Pope Francis gave another hint that he may eventually resign like the Pope Emeritus:
My fellow Americans:
In a few moments the celebration will begin here in New York Harbor. It’s going to be quite a show. I was just looking over the preparations and thinking about a saying that we had back in Hollywood about never doing a scene with kids or animals because they’d steal the scene every time. So, you can rest assured I wouldn’t even think about trying to compete with a fireworks display, especially on the Fourth of July.
My remarks tonight will be brief, but it’s worth remembering that all the celebration of this day is rooted in history. It’s recorded that shortly after the Declaration of Independence was signed in Philadelphia celebrations took place throughout the land, and many of the former Colonists — they were just starting to call themselves Americans — set off cannons and marched in fife and drum parades.
What a contrast with the sober scene that had taken place a short time earlier in Independence Hall. Fifty-six men came forward to sign the parchment. It was noted at the time that they pledged their lives, their fortunes, and their sacred honors. And that was more than rhetoric; each of those men knew the penalty for high treason to the Crown. “We must all hang together,” Benjamin Franklin said, “or, assuredly, we will all hang separately.” And John Hancock, it is said, wrote his signature in large script so King George could see it without his spectacles. They were brave. They stayed brave through all the bloodshed of the coming years. Their courage created a nation built on a universal claim to human dignity, on the proposition that every man, woman, and child had a right to a future of freedom.
For just a moment, let us listen to the words again: “We hold these truths to be self-evident, that all men are created equal, that they are endowed by their Creator with certain unalienable Rights, that among these are Life, Liberty, and the pursuit of Happiness.” Last night when we rededicated Miss Liberty and relit her torch, we reflected on all the millions who came here in search of the dream of freedom inaugurated in Independence Hall. We reflected, too, on their courage in coming great distances and settling in a foreign land and then passing on to their children and their children’s children the hope symbolized in this statue here just behind us: the hope that is America. It is a hope that someday every people and every nation of the world will know the blessings of liberty.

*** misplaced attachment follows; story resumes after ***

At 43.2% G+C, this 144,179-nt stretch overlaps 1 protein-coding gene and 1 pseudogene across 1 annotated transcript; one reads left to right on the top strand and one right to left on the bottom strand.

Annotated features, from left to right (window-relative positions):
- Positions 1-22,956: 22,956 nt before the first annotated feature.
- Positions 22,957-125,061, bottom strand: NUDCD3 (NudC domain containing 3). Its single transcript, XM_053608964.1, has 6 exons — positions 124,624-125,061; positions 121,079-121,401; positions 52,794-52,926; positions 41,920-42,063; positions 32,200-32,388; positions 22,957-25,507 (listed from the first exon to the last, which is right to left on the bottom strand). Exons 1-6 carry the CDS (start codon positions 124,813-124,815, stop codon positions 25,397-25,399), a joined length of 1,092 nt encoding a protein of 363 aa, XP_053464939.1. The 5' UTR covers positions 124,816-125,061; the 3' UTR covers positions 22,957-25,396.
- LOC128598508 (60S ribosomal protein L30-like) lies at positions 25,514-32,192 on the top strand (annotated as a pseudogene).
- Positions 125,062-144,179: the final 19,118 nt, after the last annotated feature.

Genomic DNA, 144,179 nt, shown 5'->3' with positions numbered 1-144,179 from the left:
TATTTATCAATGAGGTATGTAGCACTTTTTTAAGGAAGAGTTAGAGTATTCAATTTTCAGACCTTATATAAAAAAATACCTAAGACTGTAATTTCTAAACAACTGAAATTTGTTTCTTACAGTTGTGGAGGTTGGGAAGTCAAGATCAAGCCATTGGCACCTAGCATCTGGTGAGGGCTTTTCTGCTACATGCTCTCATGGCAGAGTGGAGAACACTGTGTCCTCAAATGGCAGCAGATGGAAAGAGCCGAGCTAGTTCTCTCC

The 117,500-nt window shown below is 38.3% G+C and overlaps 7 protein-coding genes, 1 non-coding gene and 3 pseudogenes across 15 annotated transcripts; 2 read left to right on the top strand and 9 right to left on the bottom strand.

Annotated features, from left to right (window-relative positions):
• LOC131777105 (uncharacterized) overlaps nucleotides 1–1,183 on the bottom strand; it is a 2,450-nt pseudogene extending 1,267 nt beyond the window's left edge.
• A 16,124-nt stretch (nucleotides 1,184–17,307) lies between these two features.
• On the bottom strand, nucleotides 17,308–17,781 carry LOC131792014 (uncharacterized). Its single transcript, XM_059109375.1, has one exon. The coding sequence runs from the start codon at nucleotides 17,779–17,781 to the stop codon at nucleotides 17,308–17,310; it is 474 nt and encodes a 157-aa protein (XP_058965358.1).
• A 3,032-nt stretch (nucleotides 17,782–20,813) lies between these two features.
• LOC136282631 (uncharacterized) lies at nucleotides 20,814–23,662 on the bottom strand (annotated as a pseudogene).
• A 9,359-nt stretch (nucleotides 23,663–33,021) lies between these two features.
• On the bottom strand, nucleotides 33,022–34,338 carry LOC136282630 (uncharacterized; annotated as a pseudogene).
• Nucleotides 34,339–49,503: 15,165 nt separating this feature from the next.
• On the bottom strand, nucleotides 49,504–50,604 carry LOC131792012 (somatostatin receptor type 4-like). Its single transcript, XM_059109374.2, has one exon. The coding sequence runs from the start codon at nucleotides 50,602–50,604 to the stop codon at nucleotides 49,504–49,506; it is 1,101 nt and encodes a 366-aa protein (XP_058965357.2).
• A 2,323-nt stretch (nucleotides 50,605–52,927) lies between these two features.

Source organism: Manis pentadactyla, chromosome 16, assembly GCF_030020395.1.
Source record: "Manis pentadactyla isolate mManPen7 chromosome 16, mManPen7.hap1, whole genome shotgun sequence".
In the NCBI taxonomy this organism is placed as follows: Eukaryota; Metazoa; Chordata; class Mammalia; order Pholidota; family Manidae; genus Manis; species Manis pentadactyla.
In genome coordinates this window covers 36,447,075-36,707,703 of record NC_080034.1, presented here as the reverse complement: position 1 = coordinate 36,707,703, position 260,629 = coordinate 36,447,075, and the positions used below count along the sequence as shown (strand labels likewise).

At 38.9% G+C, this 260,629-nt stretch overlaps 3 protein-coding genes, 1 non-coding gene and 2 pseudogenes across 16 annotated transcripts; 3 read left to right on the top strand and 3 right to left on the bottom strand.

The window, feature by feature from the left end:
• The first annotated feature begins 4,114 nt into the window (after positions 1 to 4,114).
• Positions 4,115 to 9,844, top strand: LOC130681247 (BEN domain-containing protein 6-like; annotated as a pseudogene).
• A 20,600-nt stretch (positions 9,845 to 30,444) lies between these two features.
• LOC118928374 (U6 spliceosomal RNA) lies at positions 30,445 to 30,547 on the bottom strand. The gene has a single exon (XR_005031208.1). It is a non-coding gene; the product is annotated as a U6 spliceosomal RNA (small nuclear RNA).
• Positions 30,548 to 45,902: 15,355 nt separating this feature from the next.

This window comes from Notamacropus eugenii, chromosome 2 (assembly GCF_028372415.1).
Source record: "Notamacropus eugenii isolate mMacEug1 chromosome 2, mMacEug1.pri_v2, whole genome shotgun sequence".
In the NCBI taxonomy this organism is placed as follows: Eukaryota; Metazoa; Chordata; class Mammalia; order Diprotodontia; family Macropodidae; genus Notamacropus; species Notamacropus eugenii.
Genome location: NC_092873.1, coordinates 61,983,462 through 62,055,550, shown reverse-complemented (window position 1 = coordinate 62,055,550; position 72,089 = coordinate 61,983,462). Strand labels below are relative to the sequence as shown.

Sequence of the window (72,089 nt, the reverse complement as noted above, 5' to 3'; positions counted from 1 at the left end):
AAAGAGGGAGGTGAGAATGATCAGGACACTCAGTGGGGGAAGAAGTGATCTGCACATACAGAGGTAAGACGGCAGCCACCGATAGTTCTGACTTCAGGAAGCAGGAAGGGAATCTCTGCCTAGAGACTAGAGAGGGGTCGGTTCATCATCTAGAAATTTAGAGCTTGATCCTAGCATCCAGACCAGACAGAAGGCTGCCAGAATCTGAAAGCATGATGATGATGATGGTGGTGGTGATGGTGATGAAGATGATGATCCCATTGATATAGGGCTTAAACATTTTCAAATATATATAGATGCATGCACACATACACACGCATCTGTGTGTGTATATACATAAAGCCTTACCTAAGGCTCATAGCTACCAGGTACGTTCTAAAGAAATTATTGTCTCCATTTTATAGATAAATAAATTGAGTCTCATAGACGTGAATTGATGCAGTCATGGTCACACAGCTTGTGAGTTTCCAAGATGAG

And it’s the hope of millions all around the world. In the last few years, I’ve spoken at Westminster to the mother of Parliaments; at Versailles, where French kings and world leaders have made war and peace. I’ve been to the Vatican in Rome, the Imperial Palace in Japan, and the ancient city of Beijing. I’ve seen the beaches of Normandy and stood again with those boys of Pointe du Hoc, who long ago scaled the heights, and with, at that time, Lisa Zanatta Henn, who was at Omaha Beach for the father she loved, the father who had once dreamed of seeing again the place where he and so many brave others had landed on D-day. But he had died before he could make that trip, and she made it for him. “And, Dad,” she had said, “I’ll always be proud.”
And I’ve seen the successors to these brave men, the young Americans in uniform all over the world, young Americans like you here tonight who man the mighty U.S.S. Kennedy and the Iowa and other ships of the line. I can assure you, you out there who are listening, that these young are like their fathers and their grandfathers, just as willing, just as brave. And we can be just as proud. But our prayer tonight is that the call for their courage will never come. And that it’s important for us, too, to be brave; not so much the bravery of the battlefield, I mean the bravery of brotherhood.
All through our history, our Presidents and leaders have spoken of national unity and warned us that the real obstacle to moving forward the boundaries of freedom, the only permanent danger to the hope that is America, comes from within. It’s easy enough to dismiss this as a kind of familiar exhortation. Yet the truth is that even two of our greatest Founding Fathers, John Adams and Thomas Jefferson, once learned this lesson late in life. They’d worked so closely together in Philadelphia for independence. But once that was gained and a government was formed, something called partisan politics began to get in the way. After a bitter and divisive campaign, Jefferson defeated Adams for the Presidency in 1800. And the night before Jefferson’s inauguration, Adams slipped away to Boston, disappointed, brokenhearted, and bitter. Continue reading